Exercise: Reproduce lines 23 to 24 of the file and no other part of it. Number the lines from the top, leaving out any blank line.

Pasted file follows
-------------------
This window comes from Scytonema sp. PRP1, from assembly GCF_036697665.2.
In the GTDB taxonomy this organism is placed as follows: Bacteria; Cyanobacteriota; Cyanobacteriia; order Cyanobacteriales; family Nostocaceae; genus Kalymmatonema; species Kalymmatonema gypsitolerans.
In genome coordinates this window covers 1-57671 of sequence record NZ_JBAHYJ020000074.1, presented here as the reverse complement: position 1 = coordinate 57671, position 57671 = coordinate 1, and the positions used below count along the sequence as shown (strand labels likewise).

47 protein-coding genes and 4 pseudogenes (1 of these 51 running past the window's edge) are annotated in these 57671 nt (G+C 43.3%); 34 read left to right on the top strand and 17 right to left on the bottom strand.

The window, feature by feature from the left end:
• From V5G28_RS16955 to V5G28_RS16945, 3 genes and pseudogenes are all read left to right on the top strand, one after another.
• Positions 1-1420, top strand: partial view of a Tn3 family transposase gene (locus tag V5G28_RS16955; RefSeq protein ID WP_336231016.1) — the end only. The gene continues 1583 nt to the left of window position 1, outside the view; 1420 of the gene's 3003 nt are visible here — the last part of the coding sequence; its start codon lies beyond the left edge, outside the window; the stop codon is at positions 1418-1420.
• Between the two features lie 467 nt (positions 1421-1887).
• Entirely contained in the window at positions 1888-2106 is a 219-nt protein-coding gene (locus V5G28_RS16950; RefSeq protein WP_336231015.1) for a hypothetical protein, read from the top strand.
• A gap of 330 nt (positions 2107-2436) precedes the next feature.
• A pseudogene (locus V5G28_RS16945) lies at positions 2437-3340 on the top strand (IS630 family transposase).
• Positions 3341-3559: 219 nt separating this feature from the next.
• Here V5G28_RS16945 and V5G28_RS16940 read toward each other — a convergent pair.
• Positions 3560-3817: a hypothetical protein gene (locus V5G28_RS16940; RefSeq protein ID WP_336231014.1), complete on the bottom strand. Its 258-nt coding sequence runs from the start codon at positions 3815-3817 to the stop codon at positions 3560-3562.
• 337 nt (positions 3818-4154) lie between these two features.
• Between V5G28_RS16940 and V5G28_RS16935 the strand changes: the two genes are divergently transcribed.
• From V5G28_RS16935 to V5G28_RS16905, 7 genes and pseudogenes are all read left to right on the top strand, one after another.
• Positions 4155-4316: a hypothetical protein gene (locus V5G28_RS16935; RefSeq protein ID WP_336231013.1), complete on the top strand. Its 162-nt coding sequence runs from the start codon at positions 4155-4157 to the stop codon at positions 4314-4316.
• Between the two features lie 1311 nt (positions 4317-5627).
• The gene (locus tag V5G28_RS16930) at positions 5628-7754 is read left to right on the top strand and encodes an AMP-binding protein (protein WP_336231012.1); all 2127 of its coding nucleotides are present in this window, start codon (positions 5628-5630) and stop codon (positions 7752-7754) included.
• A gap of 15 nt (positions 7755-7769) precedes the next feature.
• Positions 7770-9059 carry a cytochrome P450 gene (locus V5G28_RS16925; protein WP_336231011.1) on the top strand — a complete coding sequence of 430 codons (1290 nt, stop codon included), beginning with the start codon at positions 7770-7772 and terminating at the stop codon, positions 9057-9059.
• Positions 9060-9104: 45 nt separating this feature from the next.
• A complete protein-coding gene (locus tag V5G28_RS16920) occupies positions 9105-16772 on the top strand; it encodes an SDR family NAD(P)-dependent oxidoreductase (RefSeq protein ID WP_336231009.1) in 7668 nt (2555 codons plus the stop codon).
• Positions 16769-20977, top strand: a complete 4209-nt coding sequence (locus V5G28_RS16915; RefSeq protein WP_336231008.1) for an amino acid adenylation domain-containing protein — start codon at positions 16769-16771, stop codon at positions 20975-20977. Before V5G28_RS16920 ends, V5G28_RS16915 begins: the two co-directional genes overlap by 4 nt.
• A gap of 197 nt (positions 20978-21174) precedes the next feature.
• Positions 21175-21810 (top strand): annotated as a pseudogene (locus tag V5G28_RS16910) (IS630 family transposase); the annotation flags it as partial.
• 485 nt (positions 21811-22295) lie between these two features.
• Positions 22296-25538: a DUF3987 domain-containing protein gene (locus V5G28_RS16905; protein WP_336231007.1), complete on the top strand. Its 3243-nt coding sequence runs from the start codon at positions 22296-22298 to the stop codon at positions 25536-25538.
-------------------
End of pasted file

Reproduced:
• Positions 9060-9104: 45 nt separating this feature from the next.
• A complete protein-coding gene (locus tag V5G28_RS16920) occupies positions 9105-16772 on the top strand; it encodes an SDR family NAD(P)-dependent oxidoreductase (RefSeq protein ID WP_336231009.1) in 7668 nt (2555 codons plus the stop codon).